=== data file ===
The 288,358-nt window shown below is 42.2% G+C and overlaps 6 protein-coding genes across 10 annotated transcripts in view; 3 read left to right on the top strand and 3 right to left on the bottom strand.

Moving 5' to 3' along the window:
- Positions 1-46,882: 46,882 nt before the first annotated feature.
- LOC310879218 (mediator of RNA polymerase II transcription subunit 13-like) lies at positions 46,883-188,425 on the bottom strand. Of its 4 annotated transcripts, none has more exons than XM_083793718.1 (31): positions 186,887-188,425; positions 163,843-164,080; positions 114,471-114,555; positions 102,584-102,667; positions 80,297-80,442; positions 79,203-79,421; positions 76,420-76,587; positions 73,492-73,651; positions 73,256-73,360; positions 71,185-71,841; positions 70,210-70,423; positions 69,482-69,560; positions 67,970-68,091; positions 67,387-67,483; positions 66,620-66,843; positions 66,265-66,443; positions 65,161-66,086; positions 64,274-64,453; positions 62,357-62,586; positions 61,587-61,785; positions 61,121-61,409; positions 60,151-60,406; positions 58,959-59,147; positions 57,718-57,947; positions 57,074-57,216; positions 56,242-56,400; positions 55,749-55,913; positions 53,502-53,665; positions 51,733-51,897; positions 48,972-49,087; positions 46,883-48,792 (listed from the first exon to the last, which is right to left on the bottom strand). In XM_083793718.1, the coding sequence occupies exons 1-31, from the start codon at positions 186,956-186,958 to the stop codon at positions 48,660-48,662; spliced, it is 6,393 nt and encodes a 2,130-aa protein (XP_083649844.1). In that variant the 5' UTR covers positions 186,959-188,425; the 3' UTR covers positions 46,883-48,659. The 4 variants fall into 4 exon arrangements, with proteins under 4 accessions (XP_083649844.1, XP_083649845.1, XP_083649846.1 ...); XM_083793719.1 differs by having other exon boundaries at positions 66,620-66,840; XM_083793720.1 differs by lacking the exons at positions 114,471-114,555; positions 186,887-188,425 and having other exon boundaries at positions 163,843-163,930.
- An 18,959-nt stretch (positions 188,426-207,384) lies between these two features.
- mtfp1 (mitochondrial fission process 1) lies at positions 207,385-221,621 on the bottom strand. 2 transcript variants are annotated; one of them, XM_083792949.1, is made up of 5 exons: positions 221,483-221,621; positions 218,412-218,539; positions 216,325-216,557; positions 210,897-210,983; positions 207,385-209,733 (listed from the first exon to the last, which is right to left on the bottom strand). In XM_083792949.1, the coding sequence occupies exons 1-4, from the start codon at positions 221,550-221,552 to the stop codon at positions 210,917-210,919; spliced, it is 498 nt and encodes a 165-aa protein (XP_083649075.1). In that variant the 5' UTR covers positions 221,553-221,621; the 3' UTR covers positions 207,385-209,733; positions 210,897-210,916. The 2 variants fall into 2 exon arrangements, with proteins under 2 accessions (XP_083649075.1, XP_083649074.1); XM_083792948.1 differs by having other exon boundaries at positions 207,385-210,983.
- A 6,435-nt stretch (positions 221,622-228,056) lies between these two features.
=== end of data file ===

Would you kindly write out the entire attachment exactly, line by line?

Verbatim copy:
The 288,358-nt window shown below is 42.2% G+C and overlaps 6 protein-coding genes across 10 annotated transcripts in view; 3 read left to right on the top strand and 3 right to left on the bottom strand.

Moving 5' to 3' along the window:
- Positions 1-46,882: 46,882 nt before the first annotated feature.
- LOC310879218 (mediator of RNA polymerase II transcription subunit 13-like) lies at positions 46,883-188,425 on the bottom strand. Of its 4 annotated transcripts, none has more exons than XM_083793718.1 (31): positions 186,887-188,425; positions 163,843-164,080; positions 114,471-114,555; positions 102,584-102,667; positions 80,297-80,442; positions 79,203-79,421; positions 76,420-76,587; positions 73,492-73,651; positions 73,256-73,360; positions 71,185-71,841; positions 70,210-70,423; positions 69,482-69,560; positions 67,970-68,091; positions 67,387-67,483; positions 66,620-66,843; positions 66,265-66,443; positions 65,161-66,086; positions 64,274-64,453; positions 62,357-62,586; positions 61,587-61,785; positions 61,121-61,409; positions 60,151-60,406; positions 58,959-59,147; positions 57,718-57,947; positions 57,074-57,216; positions 56,242-56,400; positions 55,749-55,913; positions 53,502-53,665; positions 51,733-51,897; positions 48,972-49,087; positions 46,883-48,792 (listed from the first exon to the last, which is right to left on the bottom strand). In XM_083793718.1, the coding sequence occupies exons 1-31, from the start codon at positions 186,956-186,958 to the stop codon at positions 48,660-48,662; spliced, it is 6,393 nt and encodes a 2,130-aa protein (XP_083649844.1). In that variant the 5' UTR covers positions 186,959-188,425; the 3' UTR covers positions 46,883-48,659. The 4 variants fall into 4 exon arrangements, with proteins under 4 accessions (XP_083649844.1, XP_083649845.1, XP_083649846.1 ...); XM_083793719.1 differs by having other exon boundaries at positions 66,620-66,840; XM_083793720.1 differs by lacking the exons at positions 114,471-114,555; positions 186,887-188,425 and having other exon boundaries at positions 163,843-163,930.
- An 18,959-nt stretch (positions 188,426-207,384) lies between these two features.
- mtfp1 (mitochondrial fission process 1) lies at positions 207,385-221,621 on the bottom strand. 2 transcript variants are annotated; one of them, XM_083792949.1, is made up of 5 exons: positions 221,483-221,621; positions 218,412-218,539; positions 216,325-216,557; positions 210,897-210,983; positions 207,385-209,733 (listed from the first exon to the last, which is right to left on the bottom strand). In XM_083792949.1, the coding sequence occupies exons 1-4, from the start codon at positions 221,550-221,552 to the stop codon at positions 210,917-210,919; spliced, it is 498 nt and encodes a 165-aa protein (XP_083649075.1). In that variant the 5' UTR covers positions 221,553-221,621; the 3' UTR covers positions 207,385-209,733; positions 210,897-210,916. The 2 variants fall into 2 exon arrangements, with proteins under 2 accessions (XP_083649075.1, XP_083649074.1); XM_083792948.1 differs by having other exon boundaries at positions 207,385-210,983.
- A 6,435-nt stretch (positions 221,622-228,056) lies between these two features.